February 16, 2019 - New technique using patients’ own modified cells could help treat Crohn’s disease
February 16, 2019 - Therapeutic endoscopy has an expanding role in the treatment of IBD
February 16, 2019 - Blood clot discovery could lead to development of better treatments for blood diseases
February 16, 2019 - Intervention can increase exclusive breastfeeding rates
February 16, 2019 - New project explores how gaming technologies can help cancer patients communicate better
February 16, 2019 - Catalyst Biosciences Presents Updated Data from Its Phase 2/3 Trial of Subcutaneous Marzeptacog Alfa (Activated) in Individuals with Hemophilia A or B with Inhibitors at the 12th Annual EAHAD Congress
February 16, 2019 - Rerouting nerves during amputation reduces phantom limb pain before it starts
February 16, 2019 - A Hormone Produced When We Exercise Might Help Fight Alzheimer’s
February 16, 2019 - Millions of British people breathe toxic air travelling to GPs
February 16, 2019 - Conformance of genetic characteristics found to be crucial for longer preservation of kidney graft
February 16, 2019 - Researchers use optogenetic tool to control, visualize receptor signals in neural cells
February 16, 2019 - New reversible antiplatelet therapy could reduce risk of blood clots, prevent cancer metastasis
February 16, 2019 - Testosterone is not the only hormone needed for penis development
February 16, 2019 - FDA Advisory Committee Recommends Approval of Spravato (esketamine) Nasal Spray for Adults with Treatment-Resistant Depression
February 15, 2019 - Heart surgery technology developed at Baptist Health debuts after years of secrecy
February 15, 2019 - Prescription Opioids Double Risk of Triggering Fatal Car Crash
February 15, 2019 - New study helps doctors better understand high blood pressure in pregnant women
February 15, 2019 - Beta wave control in Parkinson’s diseased brain could be a potential therapy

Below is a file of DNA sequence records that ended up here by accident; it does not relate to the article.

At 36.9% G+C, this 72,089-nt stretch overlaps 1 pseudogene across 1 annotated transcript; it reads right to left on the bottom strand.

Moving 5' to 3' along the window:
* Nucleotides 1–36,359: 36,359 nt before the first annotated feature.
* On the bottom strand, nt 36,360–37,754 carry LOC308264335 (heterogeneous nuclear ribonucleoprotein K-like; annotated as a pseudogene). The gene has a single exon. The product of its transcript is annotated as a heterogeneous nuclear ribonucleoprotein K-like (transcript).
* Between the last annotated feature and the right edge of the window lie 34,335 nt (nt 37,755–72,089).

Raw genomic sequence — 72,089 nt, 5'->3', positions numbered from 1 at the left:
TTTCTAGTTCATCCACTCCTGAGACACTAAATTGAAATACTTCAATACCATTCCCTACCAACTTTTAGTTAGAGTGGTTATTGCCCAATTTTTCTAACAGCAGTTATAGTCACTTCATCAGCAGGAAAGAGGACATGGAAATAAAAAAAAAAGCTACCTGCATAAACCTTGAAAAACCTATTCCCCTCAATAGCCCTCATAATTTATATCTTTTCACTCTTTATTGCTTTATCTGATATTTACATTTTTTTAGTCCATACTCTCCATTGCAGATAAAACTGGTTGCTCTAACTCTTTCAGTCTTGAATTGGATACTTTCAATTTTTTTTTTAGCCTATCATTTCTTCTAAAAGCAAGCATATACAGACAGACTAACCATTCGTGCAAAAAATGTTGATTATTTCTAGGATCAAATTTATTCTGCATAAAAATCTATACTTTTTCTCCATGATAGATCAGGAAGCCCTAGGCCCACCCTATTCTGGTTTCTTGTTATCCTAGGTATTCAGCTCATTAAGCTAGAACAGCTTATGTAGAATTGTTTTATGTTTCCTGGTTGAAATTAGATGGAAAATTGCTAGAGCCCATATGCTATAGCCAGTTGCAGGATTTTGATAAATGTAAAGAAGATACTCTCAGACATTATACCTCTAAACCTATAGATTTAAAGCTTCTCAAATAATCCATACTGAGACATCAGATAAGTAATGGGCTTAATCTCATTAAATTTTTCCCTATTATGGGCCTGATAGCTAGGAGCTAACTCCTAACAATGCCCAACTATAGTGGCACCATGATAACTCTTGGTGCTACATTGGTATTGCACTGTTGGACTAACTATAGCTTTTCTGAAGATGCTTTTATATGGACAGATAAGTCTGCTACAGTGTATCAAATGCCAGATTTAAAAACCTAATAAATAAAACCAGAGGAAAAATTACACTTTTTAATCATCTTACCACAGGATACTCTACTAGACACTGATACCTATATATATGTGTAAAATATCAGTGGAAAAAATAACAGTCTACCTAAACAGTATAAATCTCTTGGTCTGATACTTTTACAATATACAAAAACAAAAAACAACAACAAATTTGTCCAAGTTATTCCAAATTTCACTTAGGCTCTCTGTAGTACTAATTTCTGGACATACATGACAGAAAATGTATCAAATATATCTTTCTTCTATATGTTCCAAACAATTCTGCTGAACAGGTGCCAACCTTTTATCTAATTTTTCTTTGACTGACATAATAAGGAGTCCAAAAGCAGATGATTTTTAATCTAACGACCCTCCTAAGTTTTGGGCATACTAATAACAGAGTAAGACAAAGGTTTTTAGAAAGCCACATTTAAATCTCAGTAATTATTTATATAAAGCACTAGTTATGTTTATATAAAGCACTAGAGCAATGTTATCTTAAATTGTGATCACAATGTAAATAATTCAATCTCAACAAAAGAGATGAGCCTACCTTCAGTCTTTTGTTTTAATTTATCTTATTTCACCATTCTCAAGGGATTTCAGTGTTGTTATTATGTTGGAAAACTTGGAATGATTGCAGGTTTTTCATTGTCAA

February 15, 2019 - Media representations of love may justify gender-based violence in young people
February 15, 2019 - Yoga May Help With Rheumatoid Arthritis Symptoms, Severity
February 15, 2019 - Obstructive sleep apnea linked to inflammation, organ dysfunction
February 15, 2019 - Master your mind: A challenge from WELL for Life
February 15, 2019 - Why Some Brain Tumors Respond to Immunotherapy
February 15, 2019 - Must-Reads Of The Week From Brianna Labuskes
February 15, 2019 - Researchers uncover novel mechanism and potential new therapeutic target for Alzheimer’s
February 15, 2019 - Genetic variations in a fourth gene associated with higher ALL risk in Hispanic children
February 15, 2019 - Disruptive behavioral problems in kindergarten linked with lower employment earnings in adulthood
February 15, 2019 - New bioengineered device enhances the production of T-cells
February 15, 2019 - HDL proteome behaves like a tiny Velcro ball that is rolling on surfaces
February 15, 2019 - Puerto Rican children more likely to have poor or decreasing use of asthma inhalers
February 15, 2019 - Quality of patient care does not improve after physician-hospital integration
February 15, 2019 - Synopsys release new software for implant design and patient-specific planning
February 15, 2019 - 6 out of 10 hip replacements last 25 years or longer
February 15, 2019 - Health Tip: What You Should Know About Antibiotics
February 15, 2019 - New research challenges medical consensus that adenoids and tonsils significantly shrink during teenage years
February 15, 2019 - Discovery of weakness in a rare cancer could be exploited with drugs
New Drug Shows Promise for Progressive Form of MS

New Drug Shows Promise for Progressive Form of MS

image_pdfDownload PDFimage_print

Source: Getty Images

In a phase 2 clinical trial, an investigational anti-inflammatory drug called ibudilast was found to be superior to placebo in slowing the progression of brain atrophy in patients with progressive multiple sclerosis. The study, conducted at 28 sites around the country, including Columbia University Irving Medical Center, was published last month in the New England Journal of Medicine.